Just spent four days with my mom and dad, Who together are hundred and eighty-four Years old, and there are so many wry funny Things to report, and some saddening things Also, like fragility, and the ravines that pain Cuts in faces after years of wincing. But I’ll Tell you just one: my dad at one point tosses A bag of bread from his seat at the oak table Onto the thin counter to his right. Maybe six Feet of air, and he didn’t glance at the target. A little flick of the wrist, and the bread lands Exactly right. This nailed me, but Pop didn’t Look up from the crossword puzzle. It could Easily be explained: former excellent tennis Player, knows the spatial music of the house In his bones, probably made that throw sixty Times, but still . . . the silent casual easy grace, The deft of it! He’s all bones now, he weighs Less than he did when he was a reed of a kid Away to the war they thought would kill him For sure, but when I hug him he’s still all tall Though some of the tall is bent. Look, I get it That someday he won’t be sitting at the table. I get it. Believe me, I have examined the idea. But that his deft won’t be there, his sideways Smile when I gawp at something he says; I’m Not quite getting that. He says he’d like to be Buried in a military cemetery in a deep forest About an hour away. There’s oak and cypress And pine. This will happen, I guess, and then He’ll be a thin kid again somehow or the most Deft of the falcon chicks or the willow branch That finally figures out how to sip from a lake All easy and casual, like it didn’t take practice.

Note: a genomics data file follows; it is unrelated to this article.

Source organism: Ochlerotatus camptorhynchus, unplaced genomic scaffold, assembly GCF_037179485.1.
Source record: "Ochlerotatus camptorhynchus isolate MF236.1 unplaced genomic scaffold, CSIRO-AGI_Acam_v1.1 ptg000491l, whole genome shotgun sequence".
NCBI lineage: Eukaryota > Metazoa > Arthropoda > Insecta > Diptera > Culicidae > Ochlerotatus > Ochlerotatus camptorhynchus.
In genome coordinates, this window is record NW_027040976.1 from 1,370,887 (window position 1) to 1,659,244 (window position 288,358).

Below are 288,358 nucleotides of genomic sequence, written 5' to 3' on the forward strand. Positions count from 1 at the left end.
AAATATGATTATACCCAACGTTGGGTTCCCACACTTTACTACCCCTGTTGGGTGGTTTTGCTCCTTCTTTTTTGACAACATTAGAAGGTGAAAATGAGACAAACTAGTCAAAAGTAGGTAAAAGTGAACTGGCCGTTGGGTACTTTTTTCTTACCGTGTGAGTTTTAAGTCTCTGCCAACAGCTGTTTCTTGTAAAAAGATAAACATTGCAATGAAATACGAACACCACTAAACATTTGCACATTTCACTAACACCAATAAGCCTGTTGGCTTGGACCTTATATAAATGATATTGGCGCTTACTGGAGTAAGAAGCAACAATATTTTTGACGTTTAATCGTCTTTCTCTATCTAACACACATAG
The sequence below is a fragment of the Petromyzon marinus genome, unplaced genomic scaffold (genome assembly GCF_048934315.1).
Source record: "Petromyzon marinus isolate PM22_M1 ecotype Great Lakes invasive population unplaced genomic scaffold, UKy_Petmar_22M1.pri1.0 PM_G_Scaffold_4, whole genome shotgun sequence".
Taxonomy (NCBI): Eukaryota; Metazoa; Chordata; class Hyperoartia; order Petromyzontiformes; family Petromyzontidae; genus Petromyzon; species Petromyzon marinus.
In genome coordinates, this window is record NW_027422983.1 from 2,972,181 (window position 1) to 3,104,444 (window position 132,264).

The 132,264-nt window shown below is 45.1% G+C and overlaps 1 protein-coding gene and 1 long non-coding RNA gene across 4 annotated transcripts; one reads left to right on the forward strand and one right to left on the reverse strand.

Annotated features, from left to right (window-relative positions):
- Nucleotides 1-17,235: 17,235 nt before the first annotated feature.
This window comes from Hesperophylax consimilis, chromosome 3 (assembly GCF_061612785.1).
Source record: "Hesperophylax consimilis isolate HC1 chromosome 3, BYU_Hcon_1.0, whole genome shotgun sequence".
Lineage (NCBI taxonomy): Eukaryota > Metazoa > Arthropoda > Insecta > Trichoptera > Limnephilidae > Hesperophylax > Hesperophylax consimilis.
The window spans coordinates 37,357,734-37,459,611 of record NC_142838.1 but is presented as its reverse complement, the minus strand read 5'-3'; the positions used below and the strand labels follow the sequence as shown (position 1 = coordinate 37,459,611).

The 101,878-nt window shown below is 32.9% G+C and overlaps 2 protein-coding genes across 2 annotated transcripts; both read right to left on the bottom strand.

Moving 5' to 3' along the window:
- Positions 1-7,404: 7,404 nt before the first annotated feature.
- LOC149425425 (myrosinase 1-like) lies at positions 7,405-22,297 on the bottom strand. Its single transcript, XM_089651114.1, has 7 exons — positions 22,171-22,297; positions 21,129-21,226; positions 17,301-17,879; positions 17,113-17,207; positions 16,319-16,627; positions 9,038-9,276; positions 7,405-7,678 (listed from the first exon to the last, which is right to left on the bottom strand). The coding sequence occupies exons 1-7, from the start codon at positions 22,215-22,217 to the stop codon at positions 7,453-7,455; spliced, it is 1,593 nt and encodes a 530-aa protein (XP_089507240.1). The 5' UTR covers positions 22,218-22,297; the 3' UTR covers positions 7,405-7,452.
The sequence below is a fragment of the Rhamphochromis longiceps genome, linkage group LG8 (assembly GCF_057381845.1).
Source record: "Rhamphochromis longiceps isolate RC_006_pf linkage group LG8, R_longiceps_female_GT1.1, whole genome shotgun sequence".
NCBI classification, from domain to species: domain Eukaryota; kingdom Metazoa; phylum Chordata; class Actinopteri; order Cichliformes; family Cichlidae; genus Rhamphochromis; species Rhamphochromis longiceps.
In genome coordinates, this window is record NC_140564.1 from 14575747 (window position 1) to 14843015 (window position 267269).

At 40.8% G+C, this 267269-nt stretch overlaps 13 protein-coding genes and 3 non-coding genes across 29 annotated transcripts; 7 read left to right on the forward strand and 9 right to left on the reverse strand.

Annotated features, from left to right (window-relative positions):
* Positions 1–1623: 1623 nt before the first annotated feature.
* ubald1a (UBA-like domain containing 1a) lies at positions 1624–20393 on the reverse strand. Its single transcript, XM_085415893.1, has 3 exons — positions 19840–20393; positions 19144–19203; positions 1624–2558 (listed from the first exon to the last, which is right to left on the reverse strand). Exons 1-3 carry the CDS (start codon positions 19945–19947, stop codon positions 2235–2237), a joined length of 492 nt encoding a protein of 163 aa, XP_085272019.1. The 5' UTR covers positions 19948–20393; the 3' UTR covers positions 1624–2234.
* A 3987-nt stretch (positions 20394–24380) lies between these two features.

Brian Doyle is editor of Portland magazine at the University of Portland. He is the author of Leaping: Revelations and Epiphanies, A Shimmer of Something: Lean Stories of Spiritual Substance, and, most recently, Chicago, a novel.